Style or Gimmick ?
One of the more refreshing aspects of watching the work done in a camera club is to see the emergence of the individual styles of the particular photographers, free from phony attempts to create a style by the use of gimmicks. I define a gimmick as a way of creating a different look by some simple technical manipulation like using a filter, color change or distortion with the conscious aim of creating an instant style. A true style arises from a mix of its makers abilities and preferences, both in processes and subjects, and is such an extension of their own personalities that they may be unaware of having created anything unique. In fact the mix of subjects and technical approach can be so specific to a particular photographer that it's hard to spot either one alone. If Ansel Adams ever shot a cat picture or Karsh ever did a landscape I'm sure we couldn't figure out who did what without checking the credit line.
Since the advertising and fashion industries see any distinctive change in imagery as a way to snag the eye of the viewer any photographer who comes up with a new look is the Hero Of The Moment (soon to be discarded when the next new look comes along). Since any "new look" can have cash value there is pressure on the pros to seize upon almost any gimmick to make their work look different. One of the worst examples I've seen in recent years was a spread of fashion photos where the photographer made sure the head of every model was in deep shadow - a different but clumsy look. The best idea to come along has been the reappearance of B & W, often with the product in color, certainly a clean and novel way of highlighting a product.
Since perfect color and sharpness are the common currency of mailbox stuffing, third rate catalogs and still higher quality is not an option, a new look usually involves slight to severe compromising with that quality. Twenty years ago, when new special effects filters were appearing almost weekly you could grab the latest multiprism, star filter or zoom filter and create an instant "style" with it - as long as you were the first kid on the block that had it. Obviously the main problem with a gimmick is that it's easily copied and soon of no value to its first user.
Conde Nast Traveler magazine seems to be particularly prone to the gimmick-as-style syndrome. There was a run of covers that showed part of someone's body protruding into the usually tilted view of some exotic place (presumably your feet sticking into a snapshot). They got over that but still seem to consider any level image "hopelessly square". I find their latest gimmick even more annoying. They've featured lots of photos with heavily blurred tops and bottoms leaving a band of sharpness across the middle. Unlike soft focus images or soft images with sharper centers, both of which resonate with the idea of dim and distant memories, or just plain nostalgia, I find the blurry tops and bottoms intrusive, annoying and without any feeling. The effect is probably caused be either tilting the back or lens of a camera out of parallel with the other, either in a view camera or with a Canon tilt-shift lens. Unfortunately many of the dimmer lights of the photo business are now copying this gross look.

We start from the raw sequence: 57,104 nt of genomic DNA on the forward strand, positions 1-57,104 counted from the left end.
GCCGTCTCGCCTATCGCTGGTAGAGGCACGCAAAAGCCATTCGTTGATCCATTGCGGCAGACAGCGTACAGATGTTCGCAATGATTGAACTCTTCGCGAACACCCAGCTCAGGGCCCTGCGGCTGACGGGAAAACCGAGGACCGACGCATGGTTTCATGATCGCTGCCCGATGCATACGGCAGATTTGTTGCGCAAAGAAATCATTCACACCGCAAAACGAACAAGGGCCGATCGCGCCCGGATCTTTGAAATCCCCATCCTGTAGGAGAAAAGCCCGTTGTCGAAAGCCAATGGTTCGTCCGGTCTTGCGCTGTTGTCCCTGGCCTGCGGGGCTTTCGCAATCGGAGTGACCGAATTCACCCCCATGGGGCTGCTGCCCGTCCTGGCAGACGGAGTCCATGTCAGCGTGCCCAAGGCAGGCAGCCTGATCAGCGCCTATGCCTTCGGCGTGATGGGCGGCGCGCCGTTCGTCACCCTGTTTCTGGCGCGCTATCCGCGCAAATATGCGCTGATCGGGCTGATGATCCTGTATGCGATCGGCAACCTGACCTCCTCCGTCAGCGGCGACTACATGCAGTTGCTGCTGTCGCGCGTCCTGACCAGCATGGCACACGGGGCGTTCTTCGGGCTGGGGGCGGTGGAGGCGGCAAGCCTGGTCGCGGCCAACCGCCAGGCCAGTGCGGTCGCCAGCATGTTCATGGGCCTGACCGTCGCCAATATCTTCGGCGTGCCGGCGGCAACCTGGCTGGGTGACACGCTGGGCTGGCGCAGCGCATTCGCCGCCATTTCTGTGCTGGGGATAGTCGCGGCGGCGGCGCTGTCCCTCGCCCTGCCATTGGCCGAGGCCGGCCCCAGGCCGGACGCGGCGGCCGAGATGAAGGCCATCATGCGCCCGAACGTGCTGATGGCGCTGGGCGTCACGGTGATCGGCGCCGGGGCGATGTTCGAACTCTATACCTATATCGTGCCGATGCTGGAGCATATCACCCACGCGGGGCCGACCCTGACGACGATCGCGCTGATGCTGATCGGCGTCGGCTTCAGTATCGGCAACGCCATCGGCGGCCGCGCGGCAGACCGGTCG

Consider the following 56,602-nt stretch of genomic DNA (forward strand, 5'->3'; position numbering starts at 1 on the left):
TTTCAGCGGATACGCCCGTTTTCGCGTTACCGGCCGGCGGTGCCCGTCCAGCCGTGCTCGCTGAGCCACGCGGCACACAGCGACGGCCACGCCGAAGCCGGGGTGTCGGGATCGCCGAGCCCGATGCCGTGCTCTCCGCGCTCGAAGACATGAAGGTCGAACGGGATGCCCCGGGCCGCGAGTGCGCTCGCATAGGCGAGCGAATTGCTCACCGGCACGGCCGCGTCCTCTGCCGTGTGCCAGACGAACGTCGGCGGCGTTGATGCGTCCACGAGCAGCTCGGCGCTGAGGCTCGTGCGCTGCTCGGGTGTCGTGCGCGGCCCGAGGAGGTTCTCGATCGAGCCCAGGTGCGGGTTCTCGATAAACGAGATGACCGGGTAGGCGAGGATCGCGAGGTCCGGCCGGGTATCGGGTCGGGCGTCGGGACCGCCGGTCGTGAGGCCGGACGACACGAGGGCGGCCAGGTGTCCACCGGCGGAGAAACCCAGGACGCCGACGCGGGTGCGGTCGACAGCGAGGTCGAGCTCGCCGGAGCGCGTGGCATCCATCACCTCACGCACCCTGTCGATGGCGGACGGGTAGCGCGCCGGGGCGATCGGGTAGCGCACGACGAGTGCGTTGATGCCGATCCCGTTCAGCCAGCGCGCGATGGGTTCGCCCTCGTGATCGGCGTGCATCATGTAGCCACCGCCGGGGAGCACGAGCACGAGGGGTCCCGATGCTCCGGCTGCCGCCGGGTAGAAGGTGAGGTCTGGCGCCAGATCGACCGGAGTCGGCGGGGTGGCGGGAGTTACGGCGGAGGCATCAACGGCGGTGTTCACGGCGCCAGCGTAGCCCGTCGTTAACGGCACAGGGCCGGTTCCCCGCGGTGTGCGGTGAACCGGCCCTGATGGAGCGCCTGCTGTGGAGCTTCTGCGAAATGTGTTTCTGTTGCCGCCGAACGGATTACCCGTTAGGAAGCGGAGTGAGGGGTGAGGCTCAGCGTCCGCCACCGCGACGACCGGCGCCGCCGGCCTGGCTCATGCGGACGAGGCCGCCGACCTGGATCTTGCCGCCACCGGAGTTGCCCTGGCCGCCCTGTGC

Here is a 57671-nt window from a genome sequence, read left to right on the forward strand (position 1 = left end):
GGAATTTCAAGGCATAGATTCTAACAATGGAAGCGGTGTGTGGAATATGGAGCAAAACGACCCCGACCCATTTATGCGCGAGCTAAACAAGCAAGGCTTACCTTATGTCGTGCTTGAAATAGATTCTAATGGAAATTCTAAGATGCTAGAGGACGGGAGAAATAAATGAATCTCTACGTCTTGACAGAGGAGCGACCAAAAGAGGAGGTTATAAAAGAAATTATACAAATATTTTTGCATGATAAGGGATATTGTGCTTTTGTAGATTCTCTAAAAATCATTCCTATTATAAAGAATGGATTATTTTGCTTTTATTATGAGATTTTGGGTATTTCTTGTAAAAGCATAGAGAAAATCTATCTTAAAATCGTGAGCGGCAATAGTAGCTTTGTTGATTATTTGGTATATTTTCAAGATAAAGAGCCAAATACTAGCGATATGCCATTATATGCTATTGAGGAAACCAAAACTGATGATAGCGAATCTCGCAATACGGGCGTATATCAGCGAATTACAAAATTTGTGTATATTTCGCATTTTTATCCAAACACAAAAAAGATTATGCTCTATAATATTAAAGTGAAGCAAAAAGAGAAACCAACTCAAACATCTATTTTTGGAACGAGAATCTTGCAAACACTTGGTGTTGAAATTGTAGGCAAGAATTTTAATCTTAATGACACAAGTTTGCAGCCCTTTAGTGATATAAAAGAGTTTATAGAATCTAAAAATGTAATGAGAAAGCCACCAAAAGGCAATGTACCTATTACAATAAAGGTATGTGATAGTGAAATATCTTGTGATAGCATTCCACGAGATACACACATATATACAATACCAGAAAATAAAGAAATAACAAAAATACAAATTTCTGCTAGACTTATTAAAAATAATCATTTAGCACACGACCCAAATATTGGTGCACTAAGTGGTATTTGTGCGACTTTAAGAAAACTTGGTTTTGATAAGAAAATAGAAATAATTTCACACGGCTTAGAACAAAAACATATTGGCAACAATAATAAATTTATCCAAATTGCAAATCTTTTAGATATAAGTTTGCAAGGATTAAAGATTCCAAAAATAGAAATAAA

Polaroid has been hugely successful in recent years by finding one novel way after another of interrupting normal processing of their products to create instant styles (or gimmicks). First there were the wavy and smeared images that resulted from manipulating emerging SX-70 images, then the smoky, off color and arty images from "image transfer" (as in peeling apart and rolling onto watercolor paper in mid processing). The latest effect, wrinkly and distorted images, results from floating the whole image bearing emulsion off its paper and on to new supports. When these procedures are used on appropriate subjects the result can be quite engaging.
So what's the deal about the Diana and H
ga cameras. They are basically cheap, small cameras that perform like 1930's box cameras but are updated on the outside. The smeared sharpness which declines to the darkened corners creates a kind of nostalgic or even drugged look - a piece of "style" inherent in the equipment. This might occasionally work with some offbeat story but what is the point when whole photography classes adopt it. Everyone gets the same, phony style.
So does a gimmick ever become a style or become accepted as one. Irving Penn used to cut the tops off the heads of many of his celebrity and fashion pix, even while there was excess space on the bottom. Was this a gimmick? Since it really made no attempt to make the image more appealing I'd say this was more like a signature. On the other hand Arnold Newman posed many well-known people, from artists to politicians, looking out the short side of the frame with many details of relevance to their life filling the frame behind them. At first this seems a bit gimmicky but it really grows on you. The connection established between the person and their "background" becomes a powerful way of telling a story.
Even a "speed filter" used appropriately can be a valid way of creating a picture. Alas, almost all of the rich, extended vocabulary of effects from soft focus, motion blurs, selective focus to special color biases tend to fall outside the limited list of options that the average camera club judge considers acceptable.